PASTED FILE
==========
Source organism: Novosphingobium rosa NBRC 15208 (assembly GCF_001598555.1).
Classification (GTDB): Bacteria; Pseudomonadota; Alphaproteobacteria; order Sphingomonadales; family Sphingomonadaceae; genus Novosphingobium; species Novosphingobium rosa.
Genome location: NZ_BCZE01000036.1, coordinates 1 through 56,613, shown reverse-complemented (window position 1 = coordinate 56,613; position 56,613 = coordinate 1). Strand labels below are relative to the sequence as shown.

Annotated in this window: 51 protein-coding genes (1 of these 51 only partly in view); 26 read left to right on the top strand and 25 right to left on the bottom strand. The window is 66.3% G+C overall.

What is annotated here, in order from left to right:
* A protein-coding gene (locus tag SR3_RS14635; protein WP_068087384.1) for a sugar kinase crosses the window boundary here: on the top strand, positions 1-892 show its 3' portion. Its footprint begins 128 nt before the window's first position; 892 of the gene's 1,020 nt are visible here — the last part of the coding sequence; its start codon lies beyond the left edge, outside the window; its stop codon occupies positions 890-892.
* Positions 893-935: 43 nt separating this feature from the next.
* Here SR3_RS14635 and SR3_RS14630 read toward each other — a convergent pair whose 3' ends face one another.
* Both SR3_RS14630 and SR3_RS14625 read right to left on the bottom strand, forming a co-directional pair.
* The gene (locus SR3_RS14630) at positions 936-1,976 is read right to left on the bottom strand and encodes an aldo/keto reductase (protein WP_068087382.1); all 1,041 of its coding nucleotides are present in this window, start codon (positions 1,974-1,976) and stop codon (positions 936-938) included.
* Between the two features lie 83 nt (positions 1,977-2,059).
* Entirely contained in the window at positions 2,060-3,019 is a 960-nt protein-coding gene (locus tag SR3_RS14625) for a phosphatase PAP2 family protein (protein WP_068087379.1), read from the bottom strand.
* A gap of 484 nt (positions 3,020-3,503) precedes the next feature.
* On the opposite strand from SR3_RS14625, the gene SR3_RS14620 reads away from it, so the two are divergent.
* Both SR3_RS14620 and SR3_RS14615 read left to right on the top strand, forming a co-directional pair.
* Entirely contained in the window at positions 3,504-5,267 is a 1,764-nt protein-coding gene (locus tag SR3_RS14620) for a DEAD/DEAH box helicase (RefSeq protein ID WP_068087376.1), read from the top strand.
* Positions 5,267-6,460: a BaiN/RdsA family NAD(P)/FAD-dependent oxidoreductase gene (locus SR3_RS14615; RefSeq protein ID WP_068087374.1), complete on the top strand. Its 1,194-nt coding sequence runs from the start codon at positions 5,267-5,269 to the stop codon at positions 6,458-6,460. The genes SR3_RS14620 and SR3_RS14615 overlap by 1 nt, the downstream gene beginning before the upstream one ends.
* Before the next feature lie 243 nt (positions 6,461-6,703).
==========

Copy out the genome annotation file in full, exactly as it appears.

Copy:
Source organism: Novosphingobium rosa NBRC 15208 (assembly GCF_001598555.1).
Classification (GTDB): Bacteria; Pseudomonadota; Alphaproteobacteria; order Sphingomonadales; family Sphingomonadaceae; genus Novosphingobium; species Novosphingobium rosa.
Genome location: NZ_BCZE01000036.1, coordinates 1 through 56,613, shown reverse-complemented (window position 1 = coordinate 56,613; position 56,613 = coordinate 1). Strand labels below are relative to the sequence as shown.

Annotated in this window: 51 protein-coding genes (1 of these 51 only partly in view); 26 read left to right on the top strand and 25 right to left on the bottom strand. The window is 66.3% G+C overall.

What is annotated here, in order from left to right:
* A protein-coding gene (locus tag SR3_RS14635; protein WP_068087384.1) for a sugar kinase crosses the window boundary here: on the top strand, positions 1-892 show its 3' portion. Its footprint begins 128 nt before the window's first position; 892 of the gene's 1,020 nt are visible here — the last part of the coding sequence; its start codon lies beyond the left edge, outside the window; its stop codon occupies positions 890-892.
* Positions 893-935: 43 nt separating this feature from the next.
* Here SR3_RS14635 and SR3_RS14630 read toward each other — a convergent pair whose 3' ends face one another.
* Both SR3_RS14630 and SR3_RS14625 read right to left on the bottom strand, forming a co-directional pair.
* The gene (locus SR3_RS14630) at positions 936-1,976 is read right to left on the bottom strand and encodes an aldo/keto reductase (protein WP_068087382.1); all 1,041 of its coding nucleotides are present in this window, start codon (positions 1,974-1,976) and stop codon (positions 936-938) included.
* Between the two features lie 83 nt (positions 1,977-2,059).
* Entirely contained in the window at positions 2,060-3,019 is a 960-nt protein-coding gene (locus tag SR3_RS14625) for a phosphatase PAP2 family protein (protein WP_068087379.1), read from the bottom strand.
* A gap of 484 nt (positions 3,020-3,503) precedes the next feature.
* On the opposite strand from SR3_RS14625, the gene SR3_RS14620 reads away from it, so the two are divergent.
* Both SR3_RS14620 and SR3_RS14615 read left to right on the top strand, forming a co-directional pair.
* Entirely contained in the window at positions 3,504-5,267 is a 1,764-nt protein-coding gene (locus tag SR3_RS14620) for a DEAD/DEAH box helicase (RefSeq protein ID WP_068087376.1), read from the top strand.
* Positions 5,267-6,460: a BaiN/RdsA family NAD(P)/FAD-dependent oxidoreductase gene (locus SR3_RS14615; RefSeq protein ID WP_068087374.1), complete on the top strand. Its 1,194-nt coding sequence runs from the start codon at positions 5,267-5,269 to the stop codon at positions 6,458-6,460. The genes SR3_RS14620 and SR3_RS14615 overlap by 1 nt, the downstream gene beginning before the upstream one ends.
* Before the next feature lie 243 nt (positions 6,461-6,703).